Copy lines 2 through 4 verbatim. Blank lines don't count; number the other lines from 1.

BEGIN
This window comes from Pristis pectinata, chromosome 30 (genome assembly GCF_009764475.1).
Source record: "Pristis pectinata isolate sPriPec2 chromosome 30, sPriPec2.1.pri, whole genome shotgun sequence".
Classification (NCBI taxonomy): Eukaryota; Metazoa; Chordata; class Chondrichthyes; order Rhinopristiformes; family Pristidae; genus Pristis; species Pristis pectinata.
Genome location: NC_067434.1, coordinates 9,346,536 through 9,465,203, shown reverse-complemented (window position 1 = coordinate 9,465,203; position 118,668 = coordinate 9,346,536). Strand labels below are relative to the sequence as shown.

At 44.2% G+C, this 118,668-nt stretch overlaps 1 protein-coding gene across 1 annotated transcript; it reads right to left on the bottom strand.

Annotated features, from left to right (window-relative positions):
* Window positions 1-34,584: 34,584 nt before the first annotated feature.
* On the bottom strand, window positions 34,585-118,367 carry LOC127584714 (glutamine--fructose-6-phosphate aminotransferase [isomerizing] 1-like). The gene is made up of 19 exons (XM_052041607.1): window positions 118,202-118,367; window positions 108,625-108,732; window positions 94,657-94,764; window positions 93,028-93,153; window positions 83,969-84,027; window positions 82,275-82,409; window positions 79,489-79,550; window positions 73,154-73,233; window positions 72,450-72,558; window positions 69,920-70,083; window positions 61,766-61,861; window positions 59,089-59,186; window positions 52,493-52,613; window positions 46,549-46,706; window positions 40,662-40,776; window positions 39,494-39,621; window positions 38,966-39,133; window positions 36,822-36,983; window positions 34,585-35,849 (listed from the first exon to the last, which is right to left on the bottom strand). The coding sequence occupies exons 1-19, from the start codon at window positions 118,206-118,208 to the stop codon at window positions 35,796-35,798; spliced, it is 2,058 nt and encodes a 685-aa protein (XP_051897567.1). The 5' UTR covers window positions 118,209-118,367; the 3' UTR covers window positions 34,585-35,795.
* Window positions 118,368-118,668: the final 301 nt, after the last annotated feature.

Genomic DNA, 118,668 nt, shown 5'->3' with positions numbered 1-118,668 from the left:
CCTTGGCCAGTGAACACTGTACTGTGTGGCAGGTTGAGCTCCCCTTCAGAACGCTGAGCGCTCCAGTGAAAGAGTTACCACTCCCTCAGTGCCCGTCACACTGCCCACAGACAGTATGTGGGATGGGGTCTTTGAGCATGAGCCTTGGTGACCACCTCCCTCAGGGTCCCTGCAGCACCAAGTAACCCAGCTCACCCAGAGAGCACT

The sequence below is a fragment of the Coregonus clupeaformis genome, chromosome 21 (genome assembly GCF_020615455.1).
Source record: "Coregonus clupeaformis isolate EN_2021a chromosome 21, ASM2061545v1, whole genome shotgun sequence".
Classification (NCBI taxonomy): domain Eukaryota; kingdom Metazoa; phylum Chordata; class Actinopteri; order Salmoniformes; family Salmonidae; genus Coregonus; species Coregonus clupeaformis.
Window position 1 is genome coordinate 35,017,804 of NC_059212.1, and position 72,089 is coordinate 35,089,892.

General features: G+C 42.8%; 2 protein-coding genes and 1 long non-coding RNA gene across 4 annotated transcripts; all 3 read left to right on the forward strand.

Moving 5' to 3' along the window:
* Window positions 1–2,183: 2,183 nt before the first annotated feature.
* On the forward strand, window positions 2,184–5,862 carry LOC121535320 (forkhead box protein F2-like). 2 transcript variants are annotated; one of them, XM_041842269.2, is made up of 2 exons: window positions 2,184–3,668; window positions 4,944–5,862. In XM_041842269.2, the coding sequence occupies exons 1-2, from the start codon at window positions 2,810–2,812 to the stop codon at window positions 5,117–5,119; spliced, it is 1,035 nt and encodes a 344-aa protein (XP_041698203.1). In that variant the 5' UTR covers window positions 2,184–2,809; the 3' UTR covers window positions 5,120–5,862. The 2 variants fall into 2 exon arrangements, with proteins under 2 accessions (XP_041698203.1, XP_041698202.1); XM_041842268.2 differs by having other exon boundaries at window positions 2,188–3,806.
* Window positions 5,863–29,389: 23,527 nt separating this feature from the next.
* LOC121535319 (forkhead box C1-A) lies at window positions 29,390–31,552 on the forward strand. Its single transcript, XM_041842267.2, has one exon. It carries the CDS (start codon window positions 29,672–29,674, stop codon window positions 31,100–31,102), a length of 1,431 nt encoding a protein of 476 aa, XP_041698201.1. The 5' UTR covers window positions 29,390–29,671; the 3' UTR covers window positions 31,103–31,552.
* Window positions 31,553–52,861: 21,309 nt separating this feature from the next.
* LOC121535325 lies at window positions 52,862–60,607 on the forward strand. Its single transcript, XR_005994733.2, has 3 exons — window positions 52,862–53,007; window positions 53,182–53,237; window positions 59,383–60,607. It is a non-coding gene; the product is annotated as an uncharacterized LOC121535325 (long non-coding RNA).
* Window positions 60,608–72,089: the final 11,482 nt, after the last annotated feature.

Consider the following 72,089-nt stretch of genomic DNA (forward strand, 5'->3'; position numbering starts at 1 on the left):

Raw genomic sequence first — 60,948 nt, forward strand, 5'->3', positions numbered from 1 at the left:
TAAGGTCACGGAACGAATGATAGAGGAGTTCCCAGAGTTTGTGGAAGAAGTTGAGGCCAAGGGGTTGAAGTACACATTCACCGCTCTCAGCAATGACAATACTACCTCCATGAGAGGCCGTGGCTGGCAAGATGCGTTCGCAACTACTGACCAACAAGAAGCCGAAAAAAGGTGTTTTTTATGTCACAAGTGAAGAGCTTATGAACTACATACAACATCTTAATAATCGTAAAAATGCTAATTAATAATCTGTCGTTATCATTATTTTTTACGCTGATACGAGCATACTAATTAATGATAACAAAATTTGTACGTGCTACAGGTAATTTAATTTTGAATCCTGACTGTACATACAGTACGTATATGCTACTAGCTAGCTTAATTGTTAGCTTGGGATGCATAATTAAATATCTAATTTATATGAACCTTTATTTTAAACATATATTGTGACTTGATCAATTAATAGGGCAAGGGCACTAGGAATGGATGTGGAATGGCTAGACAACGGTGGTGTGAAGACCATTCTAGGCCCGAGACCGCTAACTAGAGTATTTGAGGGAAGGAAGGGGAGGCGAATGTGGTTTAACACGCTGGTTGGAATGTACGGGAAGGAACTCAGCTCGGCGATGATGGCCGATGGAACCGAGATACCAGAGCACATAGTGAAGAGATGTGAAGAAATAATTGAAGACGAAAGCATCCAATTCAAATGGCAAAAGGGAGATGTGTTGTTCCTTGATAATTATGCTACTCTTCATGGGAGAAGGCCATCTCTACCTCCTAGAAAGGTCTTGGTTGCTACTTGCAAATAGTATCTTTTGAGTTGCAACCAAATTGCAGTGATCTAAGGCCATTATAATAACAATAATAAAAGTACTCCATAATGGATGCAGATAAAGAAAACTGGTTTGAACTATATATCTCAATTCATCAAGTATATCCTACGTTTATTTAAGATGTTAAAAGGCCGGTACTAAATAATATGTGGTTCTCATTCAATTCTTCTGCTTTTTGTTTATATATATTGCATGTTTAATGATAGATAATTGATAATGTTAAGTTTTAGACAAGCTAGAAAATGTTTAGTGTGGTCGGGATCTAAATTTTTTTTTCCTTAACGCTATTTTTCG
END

Source record: "Pristis pectinata isolate sPriPec2 chromosome 30, sPriPec2.1.pri, whole genome shotgun sequence".
Classification (NCBI taxonomy): Eukaryota; Metazoa; Chordata; class Chondrichthyes; order Rhinopristiformes; family Pristidae; genus Pristis; species Pristis pectinata.
Genome location: NC_067434.1, coordinates 9,346,536 through 9,465,203, shown reverse-complemented (window position 1 = coordinate 9,465,203; position 118,668 = coordinate 9,346,536). Strand labels below are relative to the sequence as shown.